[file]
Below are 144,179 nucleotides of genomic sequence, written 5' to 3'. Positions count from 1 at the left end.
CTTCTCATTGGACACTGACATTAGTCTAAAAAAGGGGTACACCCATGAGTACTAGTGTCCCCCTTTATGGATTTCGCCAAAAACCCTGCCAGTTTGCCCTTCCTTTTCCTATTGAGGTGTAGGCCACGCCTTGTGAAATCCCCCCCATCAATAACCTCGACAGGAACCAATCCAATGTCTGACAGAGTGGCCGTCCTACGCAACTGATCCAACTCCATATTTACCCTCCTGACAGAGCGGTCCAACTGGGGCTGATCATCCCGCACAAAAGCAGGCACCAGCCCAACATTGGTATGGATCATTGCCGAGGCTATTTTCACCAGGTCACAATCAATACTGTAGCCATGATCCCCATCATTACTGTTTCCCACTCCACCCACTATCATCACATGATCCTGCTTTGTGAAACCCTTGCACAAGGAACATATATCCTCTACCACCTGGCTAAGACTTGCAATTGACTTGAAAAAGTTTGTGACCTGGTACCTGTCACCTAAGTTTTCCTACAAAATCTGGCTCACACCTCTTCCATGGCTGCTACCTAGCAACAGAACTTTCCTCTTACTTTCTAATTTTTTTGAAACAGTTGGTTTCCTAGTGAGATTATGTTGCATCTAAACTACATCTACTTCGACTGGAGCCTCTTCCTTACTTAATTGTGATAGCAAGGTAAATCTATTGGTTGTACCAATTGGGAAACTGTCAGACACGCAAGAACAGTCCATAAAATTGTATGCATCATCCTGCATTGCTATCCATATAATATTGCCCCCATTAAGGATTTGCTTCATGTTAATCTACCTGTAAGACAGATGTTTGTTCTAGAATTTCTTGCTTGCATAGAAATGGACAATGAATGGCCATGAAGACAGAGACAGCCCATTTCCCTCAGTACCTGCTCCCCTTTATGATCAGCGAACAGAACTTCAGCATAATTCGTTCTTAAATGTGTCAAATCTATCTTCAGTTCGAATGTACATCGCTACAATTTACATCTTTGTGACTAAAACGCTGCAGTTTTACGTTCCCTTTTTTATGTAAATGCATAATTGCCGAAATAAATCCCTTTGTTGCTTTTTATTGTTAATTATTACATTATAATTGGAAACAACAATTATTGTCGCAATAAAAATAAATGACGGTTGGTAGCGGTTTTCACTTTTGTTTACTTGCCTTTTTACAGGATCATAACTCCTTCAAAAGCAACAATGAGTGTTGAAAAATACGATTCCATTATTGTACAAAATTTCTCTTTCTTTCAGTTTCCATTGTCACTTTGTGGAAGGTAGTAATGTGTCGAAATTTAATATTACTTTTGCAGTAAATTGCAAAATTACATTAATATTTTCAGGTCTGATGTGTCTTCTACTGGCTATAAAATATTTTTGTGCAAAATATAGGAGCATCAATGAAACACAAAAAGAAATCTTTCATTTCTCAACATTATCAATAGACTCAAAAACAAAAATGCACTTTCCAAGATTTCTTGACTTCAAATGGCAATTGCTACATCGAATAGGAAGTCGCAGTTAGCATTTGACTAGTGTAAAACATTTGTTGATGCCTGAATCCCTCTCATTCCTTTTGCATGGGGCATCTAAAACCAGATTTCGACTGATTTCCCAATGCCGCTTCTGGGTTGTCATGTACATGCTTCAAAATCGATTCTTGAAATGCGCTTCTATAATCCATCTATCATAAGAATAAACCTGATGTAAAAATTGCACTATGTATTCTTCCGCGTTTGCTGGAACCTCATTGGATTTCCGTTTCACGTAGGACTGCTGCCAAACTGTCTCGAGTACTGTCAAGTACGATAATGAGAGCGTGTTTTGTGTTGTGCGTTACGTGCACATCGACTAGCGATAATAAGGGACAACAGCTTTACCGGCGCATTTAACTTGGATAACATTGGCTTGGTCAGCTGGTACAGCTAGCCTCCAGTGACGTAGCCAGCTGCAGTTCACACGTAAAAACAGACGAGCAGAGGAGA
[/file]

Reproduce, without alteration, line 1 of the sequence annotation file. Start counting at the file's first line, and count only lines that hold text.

Below are 144,179 nucleotides of genomic sequence, written 5' to 3'. Positions count from 1 at the left end.